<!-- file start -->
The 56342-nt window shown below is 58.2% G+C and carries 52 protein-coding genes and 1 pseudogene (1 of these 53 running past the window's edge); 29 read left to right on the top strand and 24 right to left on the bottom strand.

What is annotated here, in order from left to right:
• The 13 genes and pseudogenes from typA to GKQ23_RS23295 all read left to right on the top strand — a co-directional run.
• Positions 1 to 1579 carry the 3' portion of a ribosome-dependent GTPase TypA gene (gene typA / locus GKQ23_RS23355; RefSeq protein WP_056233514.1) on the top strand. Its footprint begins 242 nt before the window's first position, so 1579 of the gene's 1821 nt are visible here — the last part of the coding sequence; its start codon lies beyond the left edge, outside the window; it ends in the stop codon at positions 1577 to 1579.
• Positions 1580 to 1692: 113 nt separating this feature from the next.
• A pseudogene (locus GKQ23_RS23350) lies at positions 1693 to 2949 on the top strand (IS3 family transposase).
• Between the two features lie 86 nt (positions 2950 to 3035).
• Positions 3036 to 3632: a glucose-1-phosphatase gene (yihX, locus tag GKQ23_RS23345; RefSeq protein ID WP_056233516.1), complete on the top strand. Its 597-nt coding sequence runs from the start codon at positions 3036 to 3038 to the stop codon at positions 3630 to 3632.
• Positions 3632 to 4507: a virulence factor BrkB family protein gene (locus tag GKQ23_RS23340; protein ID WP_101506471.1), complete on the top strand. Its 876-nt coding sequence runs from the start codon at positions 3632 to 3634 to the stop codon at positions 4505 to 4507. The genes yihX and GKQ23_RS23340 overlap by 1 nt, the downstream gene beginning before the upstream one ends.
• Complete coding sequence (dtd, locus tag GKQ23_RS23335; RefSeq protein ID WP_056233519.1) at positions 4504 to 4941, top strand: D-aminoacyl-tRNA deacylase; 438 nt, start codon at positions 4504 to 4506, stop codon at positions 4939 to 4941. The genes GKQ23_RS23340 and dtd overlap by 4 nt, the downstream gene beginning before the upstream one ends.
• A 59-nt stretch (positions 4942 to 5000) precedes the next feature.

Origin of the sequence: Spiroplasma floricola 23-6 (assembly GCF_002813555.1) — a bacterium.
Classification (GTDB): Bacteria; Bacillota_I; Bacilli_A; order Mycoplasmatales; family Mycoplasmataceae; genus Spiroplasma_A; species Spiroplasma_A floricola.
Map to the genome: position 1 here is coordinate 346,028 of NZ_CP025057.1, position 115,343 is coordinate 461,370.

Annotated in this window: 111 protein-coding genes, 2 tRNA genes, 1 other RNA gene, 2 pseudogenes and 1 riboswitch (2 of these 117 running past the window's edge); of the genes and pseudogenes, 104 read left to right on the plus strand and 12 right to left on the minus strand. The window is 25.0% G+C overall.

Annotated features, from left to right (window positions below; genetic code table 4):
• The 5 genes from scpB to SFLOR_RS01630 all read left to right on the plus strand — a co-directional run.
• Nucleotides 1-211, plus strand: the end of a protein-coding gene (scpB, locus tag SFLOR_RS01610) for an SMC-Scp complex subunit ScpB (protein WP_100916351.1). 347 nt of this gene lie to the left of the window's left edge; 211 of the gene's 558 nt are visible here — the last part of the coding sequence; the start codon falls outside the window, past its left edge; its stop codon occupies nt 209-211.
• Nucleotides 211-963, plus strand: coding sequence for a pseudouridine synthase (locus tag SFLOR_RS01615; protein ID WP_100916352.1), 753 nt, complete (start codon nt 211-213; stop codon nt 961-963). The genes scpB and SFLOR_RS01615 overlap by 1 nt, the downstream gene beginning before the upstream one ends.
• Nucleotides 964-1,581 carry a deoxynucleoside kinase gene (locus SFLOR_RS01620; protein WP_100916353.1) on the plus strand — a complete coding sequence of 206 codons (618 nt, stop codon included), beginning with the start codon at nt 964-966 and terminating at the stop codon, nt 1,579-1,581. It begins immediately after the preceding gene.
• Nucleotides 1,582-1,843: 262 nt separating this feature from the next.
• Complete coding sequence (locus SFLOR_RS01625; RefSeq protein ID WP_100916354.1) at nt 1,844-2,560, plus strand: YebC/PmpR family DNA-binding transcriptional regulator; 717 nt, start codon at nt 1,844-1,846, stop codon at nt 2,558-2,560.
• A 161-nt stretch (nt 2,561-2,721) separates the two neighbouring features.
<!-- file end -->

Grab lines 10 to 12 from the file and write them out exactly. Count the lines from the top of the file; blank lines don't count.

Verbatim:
• Complete coding sequence (dtd, locus tag GKQ23_RS23335; RefSeq protein ID WP_056233519.1) at positions 4504 to 4941, top strand: D-aminoacyl-tRNA deacylase; 438 nt, start codon at positions 4504 to 4506, stop codon at positions 4939 to 4941. The genes GKQ23_RS23340 and dtd overlap by 4 nt, the downstream gene beginning before the upstream one ends.
• A 59-nt stretch (positions 4942 to 5000) precedes the next feature.

Origin of the sequence: Spiroplasma floricola 23-6 (assembly GCF_002813555.1) — a bacterium.